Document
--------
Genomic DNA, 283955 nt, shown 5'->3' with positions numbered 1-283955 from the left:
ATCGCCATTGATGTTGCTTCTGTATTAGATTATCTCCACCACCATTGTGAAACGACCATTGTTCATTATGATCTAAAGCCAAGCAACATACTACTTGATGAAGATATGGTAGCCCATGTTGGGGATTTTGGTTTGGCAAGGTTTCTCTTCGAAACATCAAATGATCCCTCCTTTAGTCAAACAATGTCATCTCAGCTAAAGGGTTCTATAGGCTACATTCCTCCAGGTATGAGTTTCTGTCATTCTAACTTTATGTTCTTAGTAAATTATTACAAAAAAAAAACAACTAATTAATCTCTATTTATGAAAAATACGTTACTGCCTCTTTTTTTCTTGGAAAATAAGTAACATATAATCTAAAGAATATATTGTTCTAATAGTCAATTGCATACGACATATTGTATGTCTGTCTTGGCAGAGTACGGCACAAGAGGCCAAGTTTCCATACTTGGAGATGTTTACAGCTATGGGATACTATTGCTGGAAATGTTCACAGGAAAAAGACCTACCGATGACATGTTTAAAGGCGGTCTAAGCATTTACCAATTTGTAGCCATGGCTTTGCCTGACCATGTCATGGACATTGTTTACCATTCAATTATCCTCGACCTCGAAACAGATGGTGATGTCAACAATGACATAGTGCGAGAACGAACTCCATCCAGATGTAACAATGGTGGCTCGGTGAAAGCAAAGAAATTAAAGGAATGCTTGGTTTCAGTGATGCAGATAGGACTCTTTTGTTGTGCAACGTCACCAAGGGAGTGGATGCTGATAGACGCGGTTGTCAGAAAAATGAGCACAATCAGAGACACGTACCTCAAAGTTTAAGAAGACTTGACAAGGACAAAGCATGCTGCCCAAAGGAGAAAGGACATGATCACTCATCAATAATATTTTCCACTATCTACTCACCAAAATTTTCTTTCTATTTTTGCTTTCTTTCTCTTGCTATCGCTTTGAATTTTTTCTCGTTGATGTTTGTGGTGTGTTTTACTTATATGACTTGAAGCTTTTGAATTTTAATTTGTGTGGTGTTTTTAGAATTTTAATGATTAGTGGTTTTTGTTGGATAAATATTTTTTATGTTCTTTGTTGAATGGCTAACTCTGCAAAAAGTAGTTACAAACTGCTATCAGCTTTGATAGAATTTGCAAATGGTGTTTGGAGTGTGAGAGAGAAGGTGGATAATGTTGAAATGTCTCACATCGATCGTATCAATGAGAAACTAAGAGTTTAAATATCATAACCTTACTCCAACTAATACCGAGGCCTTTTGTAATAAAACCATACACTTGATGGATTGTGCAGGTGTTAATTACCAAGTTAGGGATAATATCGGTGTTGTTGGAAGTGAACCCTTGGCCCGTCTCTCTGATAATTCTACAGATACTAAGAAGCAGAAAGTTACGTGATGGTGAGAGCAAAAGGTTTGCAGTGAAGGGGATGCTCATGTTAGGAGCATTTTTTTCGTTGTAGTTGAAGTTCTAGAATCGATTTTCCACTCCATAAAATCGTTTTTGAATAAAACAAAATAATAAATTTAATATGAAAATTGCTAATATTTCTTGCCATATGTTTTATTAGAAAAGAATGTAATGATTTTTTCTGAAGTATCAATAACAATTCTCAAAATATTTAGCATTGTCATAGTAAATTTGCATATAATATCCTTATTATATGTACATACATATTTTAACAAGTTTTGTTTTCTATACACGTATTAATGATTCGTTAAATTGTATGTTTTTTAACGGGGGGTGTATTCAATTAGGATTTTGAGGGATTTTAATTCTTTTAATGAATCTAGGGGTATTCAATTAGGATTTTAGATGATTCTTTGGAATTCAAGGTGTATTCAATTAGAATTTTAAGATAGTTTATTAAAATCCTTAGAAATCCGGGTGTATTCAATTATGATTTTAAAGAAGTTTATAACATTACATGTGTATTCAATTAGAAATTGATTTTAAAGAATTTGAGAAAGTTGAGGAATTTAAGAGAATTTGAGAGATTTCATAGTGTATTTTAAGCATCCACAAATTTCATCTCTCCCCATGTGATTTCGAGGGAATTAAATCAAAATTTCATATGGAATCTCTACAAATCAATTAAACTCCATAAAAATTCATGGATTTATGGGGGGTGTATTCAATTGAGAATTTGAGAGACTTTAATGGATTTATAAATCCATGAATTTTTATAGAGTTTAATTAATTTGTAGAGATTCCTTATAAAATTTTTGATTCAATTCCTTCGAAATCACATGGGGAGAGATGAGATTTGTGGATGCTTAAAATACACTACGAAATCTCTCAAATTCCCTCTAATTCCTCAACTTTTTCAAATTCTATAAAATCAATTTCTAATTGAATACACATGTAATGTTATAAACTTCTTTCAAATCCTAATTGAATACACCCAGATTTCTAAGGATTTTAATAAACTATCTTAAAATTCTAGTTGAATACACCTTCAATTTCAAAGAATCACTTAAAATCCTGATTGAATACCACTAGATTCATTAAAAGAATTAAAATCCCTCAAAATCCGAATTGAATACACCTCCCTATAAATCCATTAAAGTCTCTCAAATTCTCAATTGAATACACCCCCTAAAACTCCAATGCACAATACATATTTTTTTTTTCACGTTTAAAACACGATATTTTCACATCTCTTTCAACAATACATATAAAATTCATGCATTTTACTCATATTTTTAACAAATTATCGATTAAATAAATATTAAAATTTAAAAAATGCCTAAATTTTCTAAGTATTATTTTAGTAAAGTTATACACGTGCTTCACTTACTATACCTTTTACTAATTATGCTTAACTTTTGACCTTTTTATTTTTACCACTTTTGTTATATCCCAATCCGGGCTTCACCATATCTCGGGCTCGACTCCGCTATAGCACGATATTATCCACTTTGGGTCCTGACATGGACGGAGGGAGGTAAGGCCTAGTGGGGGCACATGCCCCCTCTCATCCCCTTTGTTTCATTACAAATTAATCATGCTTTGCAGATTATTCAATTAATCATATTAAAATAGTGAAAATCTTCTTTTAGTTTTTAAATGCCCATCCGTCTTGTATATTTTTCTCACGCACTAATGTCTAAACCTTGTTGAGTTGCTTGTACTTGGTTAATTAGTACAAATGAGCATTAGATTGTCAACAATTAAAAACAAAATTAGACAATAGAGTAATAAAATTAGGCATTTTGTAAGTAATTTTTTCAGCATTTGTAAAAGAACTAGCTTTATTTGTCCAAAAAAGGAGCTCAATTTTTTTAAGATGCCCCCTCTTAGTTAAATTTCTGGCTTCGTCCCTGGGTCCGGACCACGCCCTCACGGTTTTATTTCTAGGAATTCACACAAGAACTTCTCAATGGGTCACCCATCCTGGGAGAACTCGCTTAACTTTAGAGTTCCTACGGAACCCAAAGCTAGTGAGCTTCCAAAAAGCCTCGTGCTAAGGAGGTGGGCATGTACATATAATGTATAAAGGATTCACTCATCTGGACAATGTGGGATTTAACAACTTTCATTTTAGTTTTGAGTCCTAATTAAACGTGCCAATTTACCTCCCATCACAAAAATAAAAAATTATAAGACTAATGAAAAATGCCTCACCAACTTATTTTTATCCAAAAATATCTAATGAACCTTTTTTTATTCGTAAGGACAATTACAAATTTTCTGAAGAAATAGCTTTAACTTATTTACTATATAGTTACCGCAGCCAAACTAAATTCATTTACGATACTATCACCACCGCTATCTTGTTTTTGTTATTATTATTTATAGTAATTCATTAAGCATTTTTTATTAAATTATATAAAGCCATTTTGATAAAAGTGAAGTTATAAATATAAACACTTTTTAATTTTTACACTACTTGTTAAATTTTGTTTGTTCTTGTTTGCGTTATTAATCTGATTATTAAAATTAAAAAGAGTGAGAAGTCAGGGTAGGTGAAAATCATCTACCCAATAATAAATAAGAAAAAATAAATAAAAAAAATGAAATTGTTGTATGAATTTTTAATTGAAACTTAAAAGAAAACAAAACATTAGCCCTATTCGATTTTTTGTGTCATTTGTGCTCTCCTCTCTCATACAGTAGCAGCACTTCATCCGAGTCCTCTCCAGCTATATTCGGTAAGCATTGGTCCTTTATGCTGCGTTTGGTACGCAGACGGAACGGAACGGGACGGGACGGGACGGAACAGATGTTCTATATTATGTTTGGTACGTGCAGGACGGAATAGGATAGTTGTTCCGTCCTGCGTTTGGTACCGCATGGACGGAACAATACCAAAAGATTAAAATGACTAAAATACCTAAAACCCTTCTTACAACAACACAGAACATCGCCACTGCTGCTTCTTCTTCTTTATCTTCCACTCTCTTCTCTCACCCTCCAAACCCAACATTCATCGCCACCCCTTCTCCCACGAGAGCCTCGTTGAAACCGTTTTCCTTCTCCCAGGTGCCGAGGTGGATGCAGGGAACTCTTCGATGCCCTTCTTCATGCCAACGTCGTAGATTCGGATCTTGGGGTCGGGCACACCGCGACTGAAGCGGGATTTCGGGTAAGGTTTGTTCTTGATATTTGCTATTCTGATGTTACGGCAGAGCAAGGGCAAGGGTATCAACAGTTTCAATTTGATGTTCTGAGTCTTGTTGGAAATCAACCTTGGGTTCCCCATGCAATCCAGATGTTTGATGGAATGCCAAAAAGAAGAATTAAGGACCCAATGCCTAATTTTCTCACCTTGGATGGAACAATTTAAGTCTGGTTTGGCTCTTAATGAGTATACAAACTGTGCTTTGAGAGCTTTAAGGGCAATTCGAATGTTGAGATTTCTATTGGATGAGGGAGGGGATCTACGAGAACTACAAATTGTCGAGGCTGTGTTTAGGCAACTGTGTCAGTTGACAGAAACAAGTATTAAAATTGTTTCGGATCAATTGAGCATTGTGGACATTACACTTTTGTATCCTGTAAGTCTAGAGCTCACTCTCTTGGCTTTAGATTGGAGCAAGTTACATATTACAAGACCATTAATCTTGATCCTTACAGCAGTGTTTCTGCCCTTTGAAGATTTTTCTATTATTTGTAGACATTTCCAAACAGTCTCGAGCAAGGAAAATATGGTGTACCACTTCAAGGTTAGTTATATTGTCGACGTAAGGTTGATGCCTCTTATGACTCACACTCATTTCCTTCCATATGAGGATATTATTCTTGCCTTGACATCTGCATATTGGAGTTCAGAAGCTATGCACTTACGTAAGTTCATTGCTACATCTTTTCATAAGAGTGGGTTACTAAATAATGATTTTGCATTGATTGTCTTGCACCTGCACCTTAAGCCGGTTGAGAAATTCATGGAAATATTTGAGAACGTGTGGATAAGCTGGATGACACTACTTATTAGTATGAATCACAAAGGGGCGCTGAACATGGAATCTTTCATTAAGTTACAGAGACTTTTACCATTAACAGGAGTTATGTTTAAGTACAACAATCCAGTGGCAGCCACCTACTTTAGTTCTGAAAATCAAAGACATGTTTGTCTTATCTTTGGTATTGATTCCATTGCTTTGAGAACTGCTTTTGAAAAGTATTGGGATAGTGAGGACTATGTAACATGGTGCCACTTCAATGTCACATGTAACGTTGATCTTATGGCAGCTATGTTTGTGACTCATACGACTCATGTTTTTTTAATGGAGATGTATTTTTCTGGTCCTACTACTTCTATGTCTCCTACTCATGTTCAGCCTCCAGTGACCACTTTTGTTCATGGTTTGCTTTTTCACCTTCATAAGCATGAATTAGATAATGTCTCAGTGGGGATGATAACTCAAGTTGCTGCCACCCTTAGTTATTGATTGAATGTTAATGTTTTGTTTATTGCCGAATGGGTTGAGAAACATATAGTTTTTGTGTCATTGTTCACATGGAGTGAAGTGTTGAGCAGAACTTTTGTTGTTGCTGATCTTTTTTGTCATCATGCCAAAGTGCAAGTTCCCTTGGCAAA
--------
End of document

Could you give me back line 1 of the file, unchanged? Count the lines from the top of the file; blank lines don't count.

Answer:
Genomic DNA, 283955 nt, shown 5'->3' with positions numbered 1-283955 from the left: